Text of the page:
A constructive discussion took place between the allies leading to the conclusion that “useful Syria” is formed of the main cities where the majority of civilians live, even if the rural areas are not under government ‘control. 

“The approval of Assad to accept the state of Raqqah as it is, for now, and preferentially direct forces toward Idlib – even if he will publicly deny any deal and attack Turkey – is due to his knowledge of the Syrian dynamic and the principle the state is based upon: the Allawites control the security apparatus and the Sunni control the Syrian economy.

If true this is a sensible strategy indeed. We only need to look at the recent loss of Palmyra to ISIS appreciate that the Syrian army is stil woefully overstretched and in no position to advance to advance on two separate fronts.

Turks at al-Bab

Turks at al-Bab

The imminent victory in Aleppo city will free some troops but of the estimated 25,000 Syrian troops there the majority are locals who will be loathe to be moved to theaters far away from home. In all likelihood the conclusion of the three year Battle of Aleppo will merely free up the most elite units of the Syrian army and foreign volunteers.

Moreover if Syria is capable of offensive in one directed only it makes sense for it to go for Idlib and attempt to finish off the rebels who by the virtue of being the only remaining faction that seeks to topple the Syrian government wholesale rather than just chip away at parts of its territory are the most dangerous.

ISIS is internationally isolated and no threat long-term. The Kurdish-dominated SDF merely seeks autonomy and other concessions from Damascus. Erdogan would love to see Assad fall in principle but seeing how Turkey has ignored the fall of eastern Aleppo there is every reason to believe he has largely given up on that goal and is now content to frustrate Kurdish plans in Syria, and to elbow his way to the eventual negotiating table to win force limited concessions on behalf of the rebels in his tow.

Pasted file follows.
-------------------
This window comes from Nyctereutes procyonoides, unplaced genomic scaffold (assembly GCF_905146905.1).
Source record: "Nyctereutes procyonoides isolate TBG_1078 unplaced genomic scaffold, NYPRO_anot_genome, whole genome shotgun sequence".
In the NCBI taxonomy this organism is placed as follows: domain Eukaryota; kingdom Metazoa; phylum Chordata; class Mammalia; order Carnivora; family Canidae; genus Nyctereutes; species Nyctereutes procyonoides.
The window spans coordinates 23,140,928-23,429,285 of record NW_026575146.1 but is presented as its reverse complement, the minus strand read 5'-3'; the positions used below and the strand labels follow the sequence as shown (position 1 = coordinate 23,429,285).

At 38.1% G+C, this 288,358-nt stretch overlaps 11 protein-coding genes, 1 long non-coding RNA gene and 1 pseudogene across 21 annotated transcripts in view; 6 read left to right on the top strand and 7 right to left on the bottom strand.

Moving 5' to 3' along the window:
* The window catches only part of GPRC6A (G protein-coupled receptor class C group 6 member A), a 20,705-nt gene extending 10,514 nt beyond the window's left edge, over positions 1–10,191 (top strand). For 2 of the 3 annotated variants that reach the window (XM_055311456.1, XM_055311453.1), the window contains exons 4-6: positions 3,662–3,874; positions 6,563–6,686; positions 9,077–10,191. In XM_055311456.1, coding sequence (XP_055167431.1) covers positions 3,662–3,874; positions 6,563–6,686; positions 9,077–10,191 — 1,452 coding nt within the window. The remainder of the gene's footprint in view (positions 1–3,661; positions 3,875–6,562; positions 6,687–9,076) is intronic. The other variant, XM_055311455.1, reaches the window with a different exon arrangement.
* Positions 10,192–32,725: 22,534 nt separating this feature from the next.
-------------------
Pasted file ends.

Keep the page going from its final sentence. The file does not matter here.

All of this taken into account consolidation in the more densely populated “useful Syria” makes a lot more sense in the immediate than carving out exposed salients into eastern Syria which being sparsely populated is nowhere near as valuable and which may embroil the Syrian army in fighting the powerful Turkish military or the US-backed Kurds.

Instead it is a far better move for Damascus to wait and see what transpires between Turks and the Kurds. As they are arrayed against each other in Turkey itself and covet the same pieces of northern Syria the differences between them are basically irreconcilable. The Turkish attacks on the Syrian Kurdish YPG militia have already served to create some distance between Turkey and the US and to raise Kurdish skepticism of the US.

If the Turkish-YPG conflict intensifies this will only benefit Damascus which might then have the choice of whether to ally with the Turks to extinguish Kurdish hopes of autonomy in Syria (which would probably be the more dangerous and foolish option) or else ally the Kurdish-led SDF to force the withdrawal of foreign intruders and to extinguish the last remnants of the Islamist rebellion.